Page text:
Culture Shock in China

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Many expats don’t know what to expect before they arrive in China. Will it be completely different from what they're used to or will the fact that it's developing so fast mean it may be more familar? The answer is simple: there will be a degree of culture shock in China, but many expats still find they have a lot in common with Chinese people. 
 

Meeting and greeting in China


Yanghe temple in China - Culture shock in ChinaWhen it comes to greeting, people usually say “ni hao”, which means “hi”. If they want to show extra respect, they use the phrase “nin hao”.  Expats should keep in mind that Chinese people don't usually shake hands as this isn't part of their greeting ritual, although they may greet a foreigner with a handshake to show an understanding of Western culture. Chinese people are generally friendly and very hospitable.
 

Dress code in China


In daily life, Chinese people dress in Western clothes and, apart from big festivals, it’s not common to find traditionally dressed people. What’s more, there are a lot of Western clothing brands in China.
 

Language barrier in China


The language barrier in China is a big challenge for expats. There are a few reasons for this. Apart from Chinese Mandarin, which is the country’s official language, hundreds of other dialects exist. Learning Chinese Mandarin is hard enough, but in some rural areas, and especially the older generation, people can't even speak Mandarin.

The second reason is that even though young people learn English nowadays, the education system doesn't give them many opportunities to use it. This means that while many people can understand easy phrases, they're often quite shy when it comes to speaking.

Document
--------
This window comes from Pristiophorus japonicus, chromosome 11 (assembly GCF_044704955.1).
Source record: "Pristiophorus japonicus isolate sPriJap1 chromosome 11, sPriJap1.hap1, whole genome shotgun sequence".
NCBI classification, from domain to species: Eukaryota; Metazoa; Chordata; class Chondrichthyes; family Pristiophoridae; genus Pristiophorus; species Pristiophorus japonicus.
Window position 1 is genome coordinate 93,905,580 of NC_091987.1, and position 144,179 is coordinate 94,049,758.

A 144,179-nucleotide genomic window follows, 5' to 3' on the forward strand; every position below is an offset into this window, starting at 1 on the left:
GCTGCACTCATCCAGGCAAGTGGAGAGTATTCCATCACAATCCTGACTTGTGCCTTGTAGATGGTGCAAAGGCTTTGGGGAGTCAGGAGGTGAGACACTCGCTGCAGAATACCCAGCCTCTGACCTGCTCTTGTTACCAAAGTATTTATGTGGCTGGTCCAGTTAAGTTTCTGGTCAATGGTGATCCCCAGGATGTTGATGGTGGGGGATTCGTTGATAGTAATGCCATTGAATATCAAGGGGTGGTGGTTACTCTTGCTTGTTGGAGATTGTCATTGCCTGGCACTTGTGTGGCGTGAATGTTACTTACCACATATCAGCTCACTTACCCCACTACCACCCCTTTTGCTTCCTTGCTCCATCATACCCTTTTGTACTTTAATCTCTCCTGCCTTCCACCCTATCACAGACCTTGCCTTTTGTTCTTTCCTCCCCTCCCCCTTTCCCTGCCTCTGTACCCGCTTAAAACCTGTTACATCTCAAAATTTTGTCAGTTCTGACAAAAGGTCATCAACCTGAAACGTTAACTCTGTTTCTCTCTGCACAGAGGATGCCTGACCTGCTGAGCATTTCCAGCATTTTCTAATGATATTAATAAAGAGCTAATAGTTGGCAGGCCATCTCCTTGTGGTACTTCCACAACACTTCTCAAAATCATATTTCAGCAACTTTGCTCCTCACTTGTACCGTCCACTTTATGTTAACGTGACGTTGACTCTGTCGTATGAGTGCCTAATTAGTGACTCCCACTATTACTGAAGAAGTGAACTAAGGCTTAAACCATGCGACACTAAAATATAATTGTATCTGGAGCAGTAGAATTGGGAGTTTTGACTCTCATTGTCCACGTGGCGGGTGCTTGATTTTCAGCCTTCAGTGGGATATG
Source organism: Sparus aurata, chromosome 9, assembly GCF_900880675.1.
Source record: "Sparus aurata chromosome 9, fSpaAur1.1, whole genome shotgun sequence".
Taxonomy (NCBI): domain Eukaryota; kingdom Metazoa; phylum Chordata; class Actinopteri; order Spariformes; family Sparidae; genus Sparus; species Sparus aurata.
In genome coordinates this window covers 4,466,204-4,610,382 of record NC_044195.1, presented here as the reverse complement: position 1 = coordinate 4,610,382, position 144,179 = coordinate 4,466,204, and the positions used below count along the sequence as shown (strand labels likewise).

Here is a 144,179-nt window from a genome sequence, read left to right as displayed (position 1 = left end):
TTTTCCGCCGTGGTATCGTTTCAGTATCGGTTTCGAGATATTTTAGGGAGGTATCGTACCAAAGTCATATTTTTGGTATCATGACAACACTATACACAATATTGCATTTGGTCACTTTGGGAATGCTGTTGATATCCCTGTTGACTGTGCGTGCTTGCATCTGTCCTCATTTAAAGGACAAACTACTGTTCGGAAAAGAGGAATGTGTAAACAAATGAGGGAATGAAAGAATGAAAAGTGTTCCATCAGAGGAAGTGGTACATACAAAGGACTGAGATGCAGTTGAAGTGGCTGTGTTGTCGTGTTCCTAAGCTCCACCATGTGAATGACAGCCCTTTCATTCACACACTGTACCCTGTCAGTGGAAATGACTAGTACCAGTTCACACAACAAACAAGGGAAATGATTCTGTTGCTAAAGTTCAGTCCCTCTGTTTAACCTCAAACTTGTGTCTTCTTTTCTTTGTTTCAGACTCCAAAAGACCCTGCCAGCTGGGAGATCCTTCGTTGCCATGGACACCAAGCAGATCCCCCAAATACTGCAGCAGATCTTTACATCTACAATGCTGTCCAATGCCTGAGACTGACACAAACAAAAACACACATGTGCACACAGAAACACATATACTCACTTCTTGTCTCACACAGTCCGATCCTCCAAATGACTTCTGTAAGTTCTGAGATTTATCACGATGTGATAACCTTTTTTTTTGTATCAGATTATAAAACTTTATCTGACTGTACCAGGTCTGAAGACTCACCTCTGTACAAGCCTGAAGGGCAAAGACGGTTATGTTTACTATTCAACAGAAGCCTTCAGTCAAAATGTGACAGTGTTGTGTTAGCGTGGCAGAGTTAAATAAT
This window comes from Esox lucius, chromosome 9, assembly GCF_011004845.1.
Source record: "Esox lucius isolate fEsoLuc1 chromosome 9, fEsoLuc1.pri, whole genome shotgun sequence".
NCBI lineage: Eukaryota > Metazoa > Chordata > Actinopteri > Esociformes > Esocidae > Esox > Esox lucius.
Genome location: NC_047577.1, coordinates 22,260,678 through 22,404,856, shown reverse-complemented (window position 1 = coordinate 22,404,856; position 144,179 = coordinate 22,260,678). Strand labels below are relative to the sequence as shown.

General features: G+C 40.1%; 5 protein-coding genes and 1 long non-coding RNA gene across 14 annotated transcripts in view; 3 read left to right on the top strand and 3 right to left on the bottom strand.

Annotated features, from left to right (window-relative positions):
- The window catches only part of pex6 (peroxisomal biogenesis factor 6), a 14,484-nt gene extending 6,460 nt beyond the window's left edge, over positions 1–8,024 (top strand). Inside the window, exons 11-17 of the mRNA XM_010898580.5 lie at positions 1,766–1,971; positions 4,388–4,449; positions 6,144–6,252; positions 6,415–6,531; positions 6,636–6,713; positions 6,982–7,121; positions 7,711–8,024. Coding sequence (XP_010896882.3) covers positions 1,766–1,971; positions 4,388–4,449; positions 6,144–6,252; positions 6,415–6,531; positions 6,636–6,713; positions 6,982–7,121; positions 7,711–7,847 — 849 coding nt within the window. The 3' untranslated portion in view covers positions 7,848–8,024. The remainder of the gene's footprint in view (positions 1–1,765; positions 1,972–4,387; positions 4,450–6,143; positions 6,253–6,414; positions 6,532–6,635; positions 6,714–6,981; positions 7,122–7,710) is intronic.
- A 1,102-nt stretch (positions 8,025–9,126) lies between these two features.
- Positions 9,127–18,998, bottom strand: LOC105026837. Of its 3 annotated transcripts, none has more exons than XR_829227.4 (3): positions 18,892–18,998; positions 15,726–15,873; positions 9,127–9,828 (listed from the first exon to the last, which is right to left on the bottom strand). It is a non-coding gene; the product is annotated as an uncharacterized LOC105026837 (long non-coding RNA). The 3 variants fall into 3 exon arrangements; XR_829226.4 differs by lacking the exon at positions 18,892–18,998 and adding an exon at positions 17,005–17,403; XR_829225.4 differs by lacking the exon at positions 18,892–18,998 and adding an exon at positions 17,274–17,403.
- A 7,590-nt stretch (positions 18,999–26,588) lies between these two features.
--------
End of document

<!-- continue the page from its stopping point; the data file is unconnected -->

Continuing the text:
People generally don’t bother translating things into English outside of the big cities, where the biggest numbers of foreigners are found. As such, it's a good idea for expats to learn a few useful phrases in Chinese before arriving in the country.
 

Time in China


There's only one official time zone in China: GMT+8, which is also called Beijing Time. In reality, China stretches over several time zones and in some provinces far away from Beijing two versions of time are said to exist. One is the official one and the second is the local one. Urban Chinese people are generally punctual, although huge traffic jams and conditions on the road are often difficult to predict and expats should keep this in mind when making appointments. On the other hand, time is much more flexible in the smaller cities and rural areas. For example, people won’t say, “Let’s meet at 6pm". Instead they'll arrange to meet in the evening.
 

Religion in China


Religion isn't very popular in China and it's more common to find religious people in the rural areas than in the cities. Those who are religious are mostly Buddhist or Muslim, although there are small groups of Christians in bigger cities. Although Chinese society is not very religious, many locals go to Buddhist temples to pray for the happiness of their families during celebrations such as the Spring Festival.
 

Women in China


Although perceptions of a woman’s role in society have changed, an ancient concept still exists in many Chinese minds. The Chinese concept of beauty is called "baifumei", which means “white” (woman should have white skin), “wealthy” (wealth is very important in China) and "beautiful" (women should be quiet and feminine). Women nowadays play a significant role in the management of Chinese companies, but they're also still expected to fulfil traditional roles when it comes to home and children.
 

Cultural dos and don’ts in China


Chinese culture is so diverse that only the most essential and crucial cultural dos and don'ts are listed below:
  • Don't be surprised if a stranger asks about your age, marital status and your parents’ jobs
  • Don't refuse an invitation when you're asked to lunch or dinner as this will cause your host to lose face. Rather reschedule if you have to.
  • Don't criticise Chinese food and culture when eating out with local people. Rather focus on the good points.
  • Don't be too individualistic. China has a collective culture that values society over the individual.
  • Do realise that Chinese concepts of personal space and privacy are different. The local shop assistant will follow their customers around and teachers sometimes look at their students’ notes. Not to mention the massive crowds in some cities.
  • Do be tolerant when people spit in public places. Foreigners might be shocked or disgusted when they first notice it, but this is a Chinese cultural habit.
  • Do spend time in parks. Chinese people spend a lot of their time in city parks, singing or dancing together. 

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